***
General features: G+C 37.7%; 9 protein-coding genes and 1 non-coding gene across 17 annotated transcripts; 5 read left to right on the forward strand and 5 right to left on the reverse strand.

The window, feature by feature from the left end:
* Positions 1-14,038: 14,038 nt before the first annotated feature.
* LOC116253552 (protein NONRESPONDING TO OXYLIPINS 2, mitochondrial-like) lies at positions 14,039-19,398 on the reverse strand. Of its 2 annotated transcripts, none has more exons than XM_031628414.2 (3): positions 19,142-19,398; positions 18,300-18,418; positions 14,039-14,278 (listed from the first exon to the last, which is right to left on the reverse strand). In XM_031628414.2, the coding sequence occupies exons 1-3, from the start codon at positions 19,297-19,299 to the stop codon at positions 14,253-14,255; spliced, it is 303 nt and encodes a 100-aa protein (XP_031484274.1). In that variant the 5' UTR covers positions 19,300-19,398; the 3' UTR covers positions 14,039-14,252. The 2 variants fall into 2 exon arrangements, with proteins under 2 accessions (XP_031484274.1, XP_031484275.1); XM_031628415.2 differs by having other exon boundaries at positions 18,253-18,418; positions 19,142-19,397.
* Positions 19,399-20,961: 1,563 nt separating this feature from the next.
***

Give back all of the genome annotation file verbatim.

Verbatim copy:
General features: G+C 37.7%; 9 protein-coding genes and 1 non-coding gene across 17 annotated transcripts; 5 read left to right on the forward strand and 5 right to left on the reverse strand.

The window, feature by feature from the left end:
* Positions 1-14,038: 14,038 nt before the first annotated feature.
* LOC116253552 (protein NONRESPONDING TO OXYLIPINS 2, mitochondrial-like) lies at positions 14,039-19,398 on the reverse strand. Of its 2 annotated transcripts, none has more exons than XM_031628414.2 (3): positions 19,142-19,398; positions 18,300-18,418; positions 14,039-14,278 (listed from the first exon to the last, which is right to left on the reverse strand). In XM_031628414.2, the coding sequence occupies exons 1-3, from the start codon at positions 19,297-19,299 to the stop codon at positions 14,253-14,255; spliced, it is 303 nt and encodes a 100-aa protein (XP_031484274.1). In that variant the 5' UTR covers positions 19,300-19,398; the 3' UTR covers positions 14,039-14,252. The 2 variants fall into 2 exon arrangements, with proteins under 2 accessions (XP_031484274.1, XP_031484275.1); XM_031628415.2 differs by having other exon boundaries at positions 18,253-18,418; positions 19,142-19,397.
* Positions 19,399-20,961: 1,563 nt separating this feature from the next.